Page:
Pasquarelli: The AFC East's Egghead

The smartest man in the NFL comes from the AFC East, writes TSX's Len Pasquarelli.

He may unwittingly be in the one and only profession in the whole world, Buffalo Bills quarterback Ryan Fitzpatrick joked earlier this week, in which his otherwise much respected Harvard degree could actually be regarded as a negative.

When you walk into a job interview almost anywhere else and announce that you are a Harvard graduate, it pretty much has some weight," Fitzpatrick told The Sports Xchange from his home in Gilbert, Ariz. "But when you walk into the NFL and say, 'Harvard,' well ..."

Well, indeed.

With apologies to Donovan McNabb -- a six-time Pro Bowl performer who has been unofficially dissed by the Washington Redskins, is essentially a man without a team until the lockout and trade moratorium end, and figures to be playing for his third different NFL franchise in three seasons in 2011 -- Fitzpatrick is arguably the least appreciated quarterback in the league to have thrown for 3,000 yards last year.

Maybe in the last 10 years or so.

Fitzpatrick, 28, started 13 games for the Bills in 2010, passed for exactly 3,000 yards, and had 23 touchdown passes, all career bests. The 3,000 yards were more than were registered by David Garrard, Brett Favre, and Jason Campbell. As unlikely as some might consider it, Fitzpatrick's 23 touchdown passes were more than 14 quarterbacks who started at least 10 regular-season games last year. His 81.8 passer rating was better than that of a half-dozen starters.

Yet Fitzpatrick, a five-year veteran who is with his third different team since 2005, and who might have the dread "journeyman" label unfortunately and unfairly dogging him, can probably stroll down the middle of Genesee Street in Buffalo anonymously.

Heck, for that matter, Fitzpatrick can likely go to the grocery store in Gilbert to pick up a few items, or take his three kids to the playground, and go unnoticed.

Which, apparently, isn't all that bad relative to the paparazzi following most starting quarterbacks generate when they take to the streets.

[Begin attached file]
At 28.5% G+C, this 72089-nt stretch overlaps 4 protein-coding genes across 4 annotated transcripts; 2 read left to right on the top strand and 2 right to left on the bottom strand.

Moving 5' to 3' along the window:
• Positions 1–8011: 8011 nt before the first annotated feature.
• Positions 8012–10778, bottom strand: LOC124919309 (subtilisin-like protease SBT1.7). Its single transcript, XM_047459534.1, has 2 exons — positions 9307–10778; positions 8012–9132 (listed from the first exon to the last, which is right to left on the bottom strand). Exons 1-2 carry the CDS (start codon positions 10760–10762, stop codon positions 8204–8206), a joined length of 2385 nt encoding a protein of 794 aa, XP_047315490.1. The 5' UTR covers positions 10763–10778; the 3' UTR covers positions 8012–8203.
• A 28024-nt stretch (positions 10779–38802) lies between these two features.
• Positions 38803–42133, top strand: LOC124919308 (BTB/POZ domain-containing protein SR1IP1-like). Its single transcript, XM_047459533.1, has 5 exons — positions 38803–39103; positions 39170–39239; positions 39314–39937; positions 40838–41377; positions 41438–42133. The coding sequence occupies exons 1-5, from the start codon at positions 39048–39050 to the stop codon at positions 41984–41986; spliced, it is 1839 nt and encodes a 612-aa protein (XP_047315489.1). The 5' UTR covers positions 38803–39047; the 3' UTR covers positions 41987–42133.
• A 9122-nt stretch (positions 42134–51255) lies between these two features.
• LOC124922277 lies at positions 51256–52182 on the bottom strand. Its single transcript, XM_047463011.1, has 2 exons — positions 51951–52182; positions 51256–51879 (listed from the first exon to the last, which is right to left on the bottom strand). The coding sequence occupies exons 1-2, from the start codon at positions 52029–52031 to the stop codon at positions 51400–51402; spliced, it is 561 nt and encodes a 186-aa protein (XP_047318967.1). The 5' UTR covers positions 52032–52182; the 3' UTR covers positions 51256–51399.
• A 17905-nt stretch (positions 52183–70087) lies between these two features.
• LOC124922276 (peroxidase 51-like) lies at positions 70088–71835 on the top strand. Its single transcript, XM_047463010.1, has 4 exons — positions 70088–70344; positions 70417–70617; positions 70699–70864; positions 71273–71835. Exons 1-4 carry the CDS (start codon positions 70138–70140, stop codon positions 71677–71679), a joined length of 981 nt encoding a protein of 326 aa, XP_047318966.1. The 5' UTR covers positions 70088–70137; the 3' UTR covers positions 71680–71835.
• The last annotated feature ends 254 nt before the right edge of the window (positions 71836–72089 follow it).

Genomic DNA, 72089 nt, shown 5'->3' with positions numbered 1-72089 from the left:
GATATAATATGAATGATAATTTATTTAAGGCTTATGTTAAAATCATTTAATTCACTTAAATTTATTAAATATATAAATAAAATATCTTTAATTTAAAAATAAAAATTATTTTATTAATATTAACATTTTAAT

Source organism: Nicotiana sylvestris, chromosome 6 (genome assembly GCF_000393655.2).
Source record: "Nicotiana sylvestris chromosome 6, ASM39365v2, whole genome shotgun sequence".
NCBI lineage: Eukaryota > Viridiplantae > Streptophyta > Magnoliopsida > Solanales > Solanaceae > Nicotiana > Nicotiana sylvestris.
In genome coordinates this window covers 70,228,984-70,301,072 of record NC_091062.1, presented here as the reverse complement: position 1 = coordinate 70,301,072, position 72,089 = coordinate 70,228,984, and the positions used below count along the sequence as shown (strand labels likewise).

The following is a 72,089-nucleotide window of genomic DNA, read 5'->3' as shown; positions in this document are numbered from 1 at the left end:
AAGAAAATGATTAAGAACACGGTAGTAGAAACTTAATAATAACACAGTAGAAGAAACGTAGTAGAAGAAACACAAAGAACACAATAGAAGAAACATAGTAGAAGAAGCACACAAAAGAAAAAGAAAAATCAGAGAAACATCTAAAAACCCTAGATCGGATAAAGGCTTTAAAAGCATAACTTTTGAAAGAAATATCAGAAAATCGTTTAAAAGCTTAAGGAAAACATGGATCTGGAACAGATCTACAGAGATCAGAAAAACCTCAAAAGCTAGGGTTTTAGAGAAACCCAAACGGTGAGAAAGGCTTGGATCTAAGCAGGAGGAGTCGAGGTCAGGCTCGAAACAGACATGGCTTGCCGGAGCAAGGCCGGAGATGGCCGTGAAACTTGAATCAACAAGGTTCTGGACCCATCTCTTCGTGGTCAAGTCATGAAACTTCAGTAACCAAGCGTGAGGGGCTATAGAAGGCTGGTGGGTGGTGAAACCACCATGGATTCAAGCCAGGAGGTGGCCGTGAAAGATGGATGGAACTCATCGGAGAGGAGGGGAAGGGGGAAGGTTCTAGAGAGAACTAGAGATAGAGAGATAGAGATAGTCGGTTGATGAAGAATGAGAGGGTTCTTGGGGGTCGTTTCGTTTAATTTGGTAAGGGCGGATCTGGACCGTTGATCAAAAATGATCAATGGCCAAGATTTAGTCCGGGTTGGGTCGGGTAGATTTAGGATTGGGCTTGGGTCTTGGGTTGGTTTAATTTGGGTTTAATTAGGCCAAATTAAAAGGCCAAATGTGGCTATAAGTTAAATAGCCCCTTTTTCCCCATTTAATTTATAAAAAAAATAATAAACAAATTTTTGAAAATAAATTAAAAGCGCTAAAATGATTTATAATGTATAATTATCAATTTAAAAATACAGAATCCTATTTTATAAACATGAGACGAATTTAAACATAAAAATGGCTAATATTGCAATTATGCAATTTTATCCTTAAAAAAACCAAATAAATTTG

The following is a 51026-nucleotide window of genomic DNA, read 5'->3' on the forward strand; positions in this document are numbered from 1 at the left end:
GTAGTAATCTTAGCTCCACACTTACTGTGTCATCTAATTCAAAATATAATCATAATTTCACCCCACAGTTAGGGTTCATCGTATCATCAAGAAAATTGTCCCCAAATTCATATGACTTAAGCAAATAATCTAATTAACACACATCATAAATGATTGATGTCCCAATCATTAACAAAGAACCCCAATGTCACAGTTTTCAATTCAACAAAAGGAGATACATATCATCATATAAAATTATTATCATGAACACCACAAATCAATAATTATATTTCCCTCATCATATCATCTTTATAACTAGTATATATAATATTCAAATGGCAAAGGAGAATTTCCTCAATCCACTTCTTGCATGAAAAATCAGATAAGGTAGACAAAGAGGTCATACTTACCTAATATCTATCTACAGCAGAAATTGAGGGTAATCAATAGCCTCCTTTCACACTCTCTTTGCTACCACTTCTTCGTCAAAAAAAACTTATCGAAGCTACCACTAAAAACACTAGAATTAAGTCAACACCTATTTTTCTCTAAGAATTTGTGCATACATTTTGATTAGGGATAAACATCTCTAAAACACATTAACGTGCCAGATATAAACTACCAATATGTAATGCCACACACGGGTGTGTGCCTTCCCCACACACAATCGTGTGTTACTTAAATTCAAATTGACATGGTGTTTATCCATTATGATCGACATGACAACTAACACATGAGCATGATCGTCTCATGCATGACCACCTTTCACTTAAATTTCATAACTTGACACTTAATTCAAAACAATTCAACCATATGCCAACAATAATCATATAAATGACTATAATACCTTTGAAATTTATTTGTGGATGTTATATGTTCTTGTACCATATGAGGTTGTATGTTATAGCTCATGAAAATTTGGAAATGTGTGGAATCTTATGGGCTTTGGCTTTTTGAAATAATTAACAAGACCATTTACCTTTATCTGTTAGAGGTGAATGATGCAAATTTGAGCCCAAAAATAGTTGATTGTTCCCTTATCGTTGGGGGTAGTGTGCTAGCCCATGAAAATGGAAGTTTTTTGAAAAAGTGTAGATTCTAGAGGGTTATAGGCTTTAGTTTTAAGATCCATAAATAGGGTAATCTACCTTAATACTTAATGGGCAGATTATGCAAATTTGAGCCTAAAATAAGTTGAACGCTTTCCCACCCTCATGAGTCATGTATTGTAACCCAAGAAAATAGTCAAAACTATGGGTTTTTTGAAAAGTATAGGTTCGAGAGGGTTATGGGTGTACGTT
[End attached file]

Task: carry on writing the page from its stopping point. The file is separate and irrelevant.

"There's something to be said for being (unrecognized)," said Fitzpatrick, who can get on with his daily life without being hounded by whatever nettlesome paparazzi there really are in Gilbert. "It's not all so bad."

Before one begins to assign all those hackneyed Rodney Dangerfield tags, though, to Fitzpatrick, know this: The Bills' quarterback commands great respect among his Buffalo teammates. And general manager Buddy Nix told The Buffalo News that his quarterback is a "smart guy," and "tough guy," and that Fitzpatrick "has a lot of the qualities you need" at the position. At the NFL meetings in New Orleans two months ago, coach Chan Gailey reiterated his regard for Fitzpatrick, and noted to the media surrounding him at the annual coaches' breakfast that the quarterback "is a whole heck of a lot better" than he is credited with being.

"The man can play," said tailback Fred Jackson.

That didn't stop Nix and Gailey from examining the quarterback options in the draft -- the organization was incredibly forthright in acknowledging it could select a passer if a franchise foundation-type prospect was available and deemed worthy of the slot in which Buffalo was picking -- but the Bills didn't tab one with any of their nine picks. Nix has likewise conceded that the Bills will probably sign a veteran backup when the lockout ends.

But Nix has also made it clear that Fitzpatrick is the starter for 2011. And Gailey thought enough of Fitzpatrick to have phoned him before the lockout and advised him the Bills might choose a quarterback in the draft.

Neither that candid admission, nor the relative lack of profile, seemed to concern Fitzpatrick very much.